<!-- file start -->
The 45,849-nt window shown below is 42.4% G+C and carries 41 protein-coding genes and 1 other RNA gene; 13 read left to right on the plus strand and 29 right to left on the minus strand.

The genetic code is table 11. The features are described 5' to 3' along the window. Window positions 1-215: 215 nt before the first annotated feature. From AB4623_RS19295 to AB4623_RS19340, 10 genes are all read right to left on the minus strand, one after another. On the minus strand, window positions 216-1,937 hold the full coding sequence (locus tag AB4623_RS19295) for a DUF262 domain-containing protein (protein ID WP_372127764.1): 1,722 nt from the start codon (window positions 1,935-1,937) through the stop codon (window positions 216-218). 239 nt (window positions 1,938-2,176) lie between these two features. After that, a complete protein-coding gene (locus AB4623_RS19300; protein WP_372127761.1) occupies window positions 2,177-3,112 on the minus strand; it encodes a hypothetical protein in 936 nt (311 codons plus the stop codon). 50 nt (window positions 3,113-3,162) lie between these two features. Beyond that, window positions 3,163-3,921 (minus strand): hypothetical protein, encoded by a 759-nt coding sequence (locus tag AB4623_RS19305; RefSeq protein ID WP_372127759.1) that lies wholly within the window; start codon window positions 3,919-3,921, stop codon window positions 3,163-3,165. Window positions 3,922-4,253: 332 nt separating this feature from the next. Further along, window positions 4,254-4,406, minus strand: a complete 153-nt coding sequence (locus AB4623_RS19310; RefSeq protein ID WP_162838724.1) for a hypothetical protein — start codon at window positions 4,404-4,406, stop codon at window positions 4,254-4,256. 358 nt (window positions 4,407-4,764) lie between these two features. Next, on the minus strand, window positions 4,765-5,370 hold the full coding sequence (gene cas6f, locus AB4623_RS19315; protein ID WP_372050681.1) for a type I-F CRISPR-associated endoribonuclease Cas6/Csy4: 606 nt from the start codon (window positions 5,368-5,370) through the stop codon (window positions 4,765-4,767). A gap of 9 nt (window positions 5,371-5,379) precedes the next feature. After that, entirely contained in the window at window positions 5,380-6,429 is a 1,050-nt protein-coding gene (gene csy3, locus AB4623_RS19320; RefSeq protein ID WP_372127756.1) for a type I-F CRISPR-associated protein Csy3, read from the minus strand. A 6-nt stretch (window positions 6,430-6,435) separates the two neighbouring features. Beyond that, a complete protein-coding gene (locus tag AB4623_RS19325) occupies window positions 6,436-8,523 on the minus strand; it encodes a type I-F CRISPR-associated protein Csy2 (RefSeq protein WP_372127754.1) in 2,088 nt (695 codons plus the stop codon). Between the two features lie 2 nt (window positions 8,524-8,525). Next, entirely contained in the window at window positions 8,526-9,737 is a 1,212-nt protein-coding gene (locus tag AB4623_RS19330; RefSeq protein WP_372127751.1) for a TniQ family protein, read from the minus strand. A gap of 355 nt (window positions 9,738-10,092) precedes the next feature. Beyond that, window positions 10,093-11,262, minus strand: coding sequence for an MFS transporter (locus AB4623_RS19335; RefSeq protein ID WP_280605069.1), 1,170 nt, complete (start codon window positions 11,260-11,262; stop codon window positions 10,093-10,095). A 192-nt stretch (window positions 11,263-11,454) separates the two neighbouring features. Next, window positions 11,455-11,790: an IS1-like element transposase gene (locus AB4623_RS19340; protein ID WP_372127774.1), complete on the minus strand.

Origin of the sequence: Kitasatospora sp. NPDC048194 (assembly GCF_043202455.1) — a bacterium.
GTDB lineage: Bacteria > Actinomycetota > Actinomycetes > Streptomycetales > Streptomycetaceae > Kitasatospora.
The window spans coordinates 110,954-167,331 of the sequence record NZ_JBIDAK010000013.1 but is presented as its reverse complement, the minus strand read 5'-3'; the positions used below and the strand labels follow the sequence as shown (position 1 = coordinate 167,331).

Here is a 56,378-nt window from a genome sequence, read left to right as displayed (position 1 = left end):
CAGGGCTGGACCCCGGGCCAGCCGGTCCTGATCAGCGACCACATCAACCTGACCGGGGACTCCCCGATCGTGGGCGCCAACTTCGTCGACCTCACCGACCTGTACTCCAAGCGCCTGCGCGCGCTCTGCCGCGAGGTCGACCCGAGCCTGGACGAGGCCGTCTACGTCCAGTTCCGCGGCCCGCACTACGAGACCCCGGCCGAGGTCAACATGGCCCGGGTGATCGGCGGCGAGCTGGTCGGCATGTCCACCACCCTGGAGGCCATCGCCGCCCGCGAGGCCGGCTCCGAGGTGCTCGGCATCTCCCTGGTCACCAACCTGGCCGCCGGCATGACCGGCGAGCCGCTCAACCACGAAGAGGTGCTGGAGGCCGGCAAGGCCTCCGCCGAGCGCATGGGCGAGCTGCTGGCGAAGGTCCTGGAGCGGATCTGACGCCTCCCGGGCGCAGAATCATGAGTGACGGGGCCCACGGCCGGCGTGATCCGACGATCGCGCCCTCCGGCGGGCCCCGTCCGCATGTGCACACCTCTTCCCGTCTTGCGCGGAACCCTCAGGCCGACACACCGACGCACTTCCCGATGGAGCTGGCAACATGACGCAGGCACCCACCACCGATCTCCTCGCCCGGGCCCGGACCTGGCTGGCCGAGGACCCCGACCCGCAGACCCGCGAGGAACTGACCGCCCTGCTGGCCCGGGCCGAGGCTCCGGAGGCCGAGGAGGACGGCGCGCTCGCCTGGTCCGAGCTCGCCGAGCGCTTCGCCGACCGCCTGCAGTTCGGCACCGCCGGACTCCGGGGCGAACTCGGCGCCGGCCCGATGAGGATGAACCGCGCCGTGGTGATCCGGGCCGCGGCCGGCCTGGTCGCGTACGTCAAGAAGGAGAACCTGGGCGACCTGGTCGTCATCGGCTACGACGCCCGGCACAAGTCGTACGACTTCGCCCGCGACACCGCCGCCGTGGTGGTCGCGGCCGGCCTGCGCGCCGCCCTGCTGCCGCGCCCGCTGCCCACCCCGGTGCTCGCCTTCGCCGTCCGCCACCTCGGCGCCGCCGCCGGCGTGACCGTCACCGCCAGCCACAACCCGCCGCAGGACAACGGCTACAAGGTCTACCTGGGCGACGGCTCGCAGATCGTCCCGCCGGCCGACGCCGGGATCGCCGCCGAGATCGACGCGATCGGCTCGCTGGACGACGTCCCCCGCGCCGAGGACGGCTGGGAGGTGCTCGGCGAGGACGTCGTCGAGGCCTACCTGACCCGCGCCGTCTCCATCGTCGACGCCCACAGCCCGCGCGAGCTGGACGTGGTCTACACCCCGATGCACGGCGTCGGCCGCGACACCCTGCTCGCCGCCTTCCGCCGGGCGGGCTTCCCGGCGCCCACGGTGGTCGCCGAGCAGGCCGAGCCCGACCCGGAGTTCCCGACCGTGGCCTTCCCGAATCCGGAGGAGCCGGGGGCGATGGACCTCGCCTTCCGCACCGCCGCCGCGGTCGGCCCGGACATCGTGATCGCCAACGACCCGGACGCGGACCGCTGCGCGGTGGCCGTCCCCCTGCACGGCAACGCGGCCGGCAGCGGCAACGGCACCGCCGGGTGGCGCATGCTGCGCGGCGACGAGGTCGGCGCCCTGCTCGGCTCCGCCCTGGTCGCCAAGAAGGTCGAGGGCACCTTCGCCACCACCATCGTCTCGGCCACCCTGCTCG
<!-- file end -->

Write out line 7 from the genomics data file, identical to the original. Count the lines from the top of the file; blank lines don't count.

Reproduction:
CAGGGCTGGACCCCGGGCCAGCCGGTCCTGATCAGCGACCACATCAACCTGACCGGGGACTCCCCGATCGTGGGCGCCAACTTCGTCGACCTCACCGACCTGTACTCCAAGCGCCTGCGCGCGCTCTGCCGCGAGGTCGACCCGAGCCTGGACGAGGCCGTCTACGTCCAGTTCCGCGGCCCGCACTACGAGACCCCGGCCGAGGTCAACATGGCCCGGGTGATCGGCGGCGAGCTGGTCGGCATGTCCACCACCCTGGAGGCCATCGCCGCCCGCGAGGCCGGCTCCGAGGTGCTCGGCATCTCCCTGGTCACCAACCTGGCCGCCGGCATGACCGGCGAGCCGCTCAACCACGAAGAGGTGCTGGAGGCCGGCAAGGCCTCCGCCGAGCGCATGGGCGAGCTGCTGGCGAAGGTCCTGGAGCGGATCTGACGCCTCCCGGGCGCAGAATCATGAGTGACGGGGCCCACGGCCGGCGTGATCCGACGATCGCGCCCTCCGGCGGGCCCCGTCCGCATGTGCACACCTCTTCCCGTCTTGCGCGGAACCCTCAGGCCGACACACCGACGCACTTCCCGATGGAGCTGGCAACATGACGCAGGCACCCACCACCGATCTCCTCGCCCGGGCCCGGACCTGGCTGGCCGAGGACCCCGACCCGCAGACCCGCGAGGAACTGACCGCCCTGCTGGCCCGGGCCGAGGCTCCGGAGGCCGAGGAGGACGGCGCGCTCGCCTGGTCCGAGCTCGCCGAGCGCTTCGCCGACCGCCTGCAGTTCGGCACCGCCGGACTCCGGGGCGAACTCGGCGCCGGCCCGATGAGGATGAACCGCGCCGTGGTGATCCGGGCCGCGGCCGGCCTGGTCGCGTACGTCAAGAAGGAGAACCTGGGCGACCTGGTCGTCATCGGCTACGACGCCCGGCACAAGTCGTACGACTTCGCCCGCGACACCGCCGCCGTGGTGGTCGCGGCCGGCCTGCGCGCCGCCCTGCTGCCGCGCCCGCTGCCCACCCCGGTGCTCGCCTTCGCCGTCCGCCACCTCGGCGCCGCCGCCGGCGTGACCGTCACCGCCAGCCACAACCCGCCGCAGGACAACGGCTACAAGGTCTACCTGGGCGACGGCTCGCAGATCGTCCCGCCGGCCGACGCCGGGATCGCCGCCGAGATCGACGCGATCGGCTCGCTGGACGACGTCCCCCGCGCCGAGGACGGCTGGGAGGTGCTCGGCGAGGACGTCGTCGAGGCCTACCTGACCCGCGCCGTCTCCATCGTCGACGCCCACAGCCCGCGCGAGCTGGACGTGGTCTACACCCCGATGCACGGCGTCGGCCGCGACACCCTGCTCGCCGCCTTCCGCCGGGCGGGCTTCCCGGCGCCCACGGTGGTCGCCGAGCAGGCCGAGCCCGACCCGGAGTTCCCGACCGTGGCCTTCCCGAATCCGGAGGAGCCGGGGGCGATGGACCTCGCCTTCCGCACCGCCGCCGCGGTCGGCCCGGACATCGTGATCGCCAACGACCCGGACGCGGACCGCTGCGCGGTGGCCGTCCCCCTGCACGGCAACGCGGCCGGCAGCGGCAACGGCACCGCCGGGTGGCGCATGCTGCGCGGCGACGAGGTCGGCGCCCTGCTCGGCTCCGCCCTGGTCGCCAAGAAGGTCGAGGGCACCTTCGCCACCACCATCGTCTCGGCCACCCTGCTCG